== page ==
This was so great for me to hear. I tend to err on the side of mistaking humanity as being fatally flawed. People constantly disappoint me; I often resent them/us. I forget these very ones are bearing God's image. I like the idea of carrying divinity around with me. Then I left the gallery with a painting of Jesus. I had the honor of walking home with Jesus. A part of me wanted to show everybody what John had done. I was looking for neighbors, looking for Jodie. At the same time I was afraid of not being worthy of bearing this image around town. I was a little embarrassed to have this Jesus in my hand. By the time I got home I was glad to bring him in and shut the door. I am the work that is in progress.


Anonymous said...

Is God within? George Fox, seventeenth century Quaker, spoke about "that of God in each person." But if God is within persons, then I think this must be God paradoxically urging from within to draw persons out into community.

Your story reminds me of Jesus and the two disciples on the Road to Emmaus, another 'meeting of divinities.' Jesus was depicted with, not within the disciples. He travelled with them along the way and then ate with them. Only when Jesus was gone did the two disciples realize that Jesus had been present with them.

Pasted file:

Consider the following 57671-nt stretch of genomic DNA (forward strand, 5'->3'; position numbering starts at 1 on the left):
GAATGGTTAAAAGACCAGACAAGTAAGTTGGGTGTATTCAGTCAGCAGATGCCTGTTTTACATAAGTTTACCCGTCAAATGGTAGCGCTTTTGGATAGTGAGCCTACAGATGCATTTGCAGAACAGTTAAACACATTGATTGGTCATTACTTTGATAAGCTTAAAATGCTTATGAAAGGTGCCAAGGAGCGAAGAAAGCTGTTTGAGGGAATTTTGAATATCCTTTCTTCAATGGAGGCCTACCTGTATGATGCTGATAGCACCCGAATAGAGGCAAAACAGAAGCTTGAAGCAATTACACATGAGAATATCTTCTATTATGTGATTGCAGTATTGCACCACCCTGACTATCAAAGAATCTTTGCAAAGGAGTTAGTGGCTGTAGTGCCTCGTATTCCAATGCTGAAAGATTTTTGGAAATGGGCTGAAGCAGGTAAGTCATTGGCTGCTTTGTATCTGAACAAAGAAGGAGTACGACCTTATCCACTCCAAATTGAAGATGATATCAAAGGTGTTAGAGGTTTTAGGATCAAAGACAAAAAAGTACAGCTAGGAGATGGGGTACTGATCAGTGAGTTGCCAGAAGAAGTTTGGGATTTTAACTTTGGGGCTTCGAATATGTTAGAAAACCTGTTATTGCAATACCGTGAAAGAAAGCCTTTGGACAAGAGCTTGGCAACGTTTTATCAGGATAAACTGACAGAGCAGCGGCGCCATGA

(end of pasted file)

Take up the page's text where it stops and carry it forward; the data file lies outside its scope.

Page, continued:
Maybe another way of talkng about God within is Jesus alongside. God within or Jesus alongside, the Divine Presence is known, as you relate in your writing, only in its reflection in our actions.

ryan k said...

This is a good point. If God is within, what contains God but us, cracked vessels that we are? How could we effectively contain God--surely God wants to bust out. And surely God does in our actions and especially in our interactions. I agree with you, then, that we are unable to keep God sealed within ourselves.
Ryan K

Anonymous said...

I remembered that St. Augustine's reflected on 'containing God' in his autobiography - The Confessions of Saint Augustine.

The following two paragraphs are from Augustine's Confessions. I hope they're not too long for a comment. When I first read these paragraphs I found the idea of God 'containing' by 'spilling out' particularly intriguing and compelling.